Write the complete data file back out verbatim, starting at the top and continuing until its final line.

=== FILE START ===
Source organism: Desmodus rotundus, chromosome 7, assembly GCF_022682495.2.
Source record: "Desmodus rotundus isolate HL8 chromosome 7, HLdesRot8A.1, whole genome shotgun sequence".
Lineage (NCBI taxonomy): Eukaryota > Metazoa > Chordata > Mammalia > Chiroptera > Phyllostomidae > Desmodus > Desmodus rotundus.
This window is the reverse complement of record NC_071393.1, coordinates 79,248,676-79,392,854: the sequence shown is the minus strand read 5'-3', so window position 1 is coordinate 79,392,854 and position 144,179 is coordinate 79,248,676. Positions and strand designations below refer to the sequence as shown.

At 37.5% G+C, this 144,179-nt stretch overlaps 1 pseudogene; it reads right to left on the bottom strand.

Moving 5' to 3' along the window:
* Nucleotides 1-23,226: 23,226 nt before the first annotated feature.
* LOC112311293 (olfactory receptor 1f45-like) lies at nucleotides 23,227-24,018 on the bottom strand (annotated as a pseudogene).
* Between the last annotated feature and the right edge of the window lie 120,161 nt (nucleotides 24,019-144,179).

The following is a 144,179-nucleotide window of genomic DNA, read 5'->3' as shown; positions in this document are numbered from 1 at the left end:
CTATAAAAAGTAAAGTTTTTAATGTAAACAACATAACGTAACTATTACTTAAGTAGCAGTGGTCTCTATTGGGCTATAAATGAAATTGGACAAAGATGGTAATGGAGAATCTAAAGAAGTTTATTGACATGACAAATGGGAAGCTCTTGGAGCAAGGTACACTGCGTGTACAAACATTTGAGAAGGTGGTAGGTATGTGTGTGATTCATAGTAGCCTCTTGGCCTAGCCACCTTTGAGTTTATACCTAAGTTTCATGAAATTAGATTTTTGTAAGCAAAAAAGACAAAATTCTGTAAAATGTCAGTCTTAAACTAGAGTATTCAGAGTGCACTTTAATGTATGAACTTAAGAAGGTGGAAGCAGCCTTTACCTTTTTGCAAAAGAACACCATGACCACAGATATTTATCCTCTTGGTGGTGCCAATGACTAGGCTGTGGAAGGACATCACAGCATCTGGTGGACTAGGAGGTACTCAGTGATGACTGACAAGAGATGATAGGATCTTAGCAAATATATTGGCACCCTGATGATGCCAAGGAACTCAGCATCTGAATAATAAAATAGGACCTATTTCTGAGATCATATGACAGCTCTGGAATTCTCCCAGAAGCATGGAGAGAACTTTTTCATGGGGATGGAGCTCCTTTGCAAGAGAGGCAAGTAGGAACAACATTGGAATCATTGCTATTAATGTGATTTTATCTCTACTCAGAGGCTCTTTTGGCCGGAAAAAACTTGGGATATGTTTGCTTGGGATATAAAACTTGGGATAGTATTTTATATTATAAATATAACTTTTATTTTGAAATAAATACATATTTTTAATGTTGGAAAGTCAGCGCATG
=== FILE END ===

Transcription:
Source organism: Desmodus rotundus, chromosome 7, assembly GCF_022682495.2.
Source record: "Desmodus rotundus isolate HL8 chromosome 7, HLdesRot8A.1, whole genome shotgun sequence".
Lineage (NCBI taxonomy): Eukaryota > Metazoa > Chordata > Mammalia > Chiroptera > Phyllostomidae > Desmodus > Desmodus rotundus.
This window is the reverse complement of record NC_071393.1, coordinates 79,248,676-79,392,854: the sequence shown is the minus strand read 5'-3', so window position 1 is coordinate 79,392,854 and position 144,179 is coordinate 79,248,676. Positions and strand designations below refer to the sequence as shown.

At 37.5% G+C, this 144,179-nt stretch overlaps 1 pseudogene; it reads right to left on the bottom strand.

Moving 5' to 3' along the window:
* Nucleotides 1-23,226: 23,226 nt before the first annotated feature.
* LOC112311293 (olfactory receptor 1f45-like) lies at nucleotides 23,227-24,018 on the bottom strand (annotated as a pseudogene).
* Between the last annotated feature and the right edge of the window lie 120,161 nt (nucleotides 24,019-144,179).

The following is a 144,179-nucleotide window of genomic DNA, read 5'->3' as shown; positions in this document are numbered from 1 at the left end:
CTATAAAAAGTAAAGTTTTTAATGTAAACAACATAACGTAACTATTACTTAAGTAGCAGTGGTCTCTATTGGGCTATAAATGAAATTGGACAAAGATGGTAATGGAGAATCTAAAGAAGTTTATTGACATGACAAATGGGAAGCTCTTGGAGCAAGGTACACTGCGTGTACAAACATTTGAGAAGGTGGTAGGTATGTGTGTGATTCATAGTAGCCTCTTGGCCTAGCCACCTTTGAGTTTATACCTAAGTTTCATGAAATTAGATTTTTGTAAGCAAAAAAGACAAAATTCTGTAAAATGTCAGTCTTAAACTAGAGTATTCAGAGTGCACTTTAATGTATGAACTTAAGAAGGTGGAAGCAGCCTTTACCTTTTTGCAAAAGAACACCATGACCACAGATATTTATCCTCTTGGTGGTGCCAATGACTAGGCTGTGGAAGGACATCACAGCATCTGGTGGACTAGGAGGTACTCAGTGATGACTGACAAGAGATGATAGGATCTTAGCAAATATATTGGCACCCTGATGATGCCAAGGAACTCAGCATCTGAATAATAAAATAGGACCTATTTCTGAGATCATATGACAGCTCTGGAATTCTCCCAGAAGCATGGAGAGAACTTTTTCATGGGGATGGAGCTCCTTTGCAAGAGAGGCAAGTAGGAACAACATTGGAATCATTGCTATTAATGTGATTTTATCTCTACTCAGAGGCTCTTTTGGCCGGAAAAAACTTGGGATATGTTTGCTTGGGATATAAAACTTGGGATAGTATTTTATATTATAAATATAACTTTTATTTTGAAATAAATACATATTTTTAATGTTGGAAAGTCAGCGCATG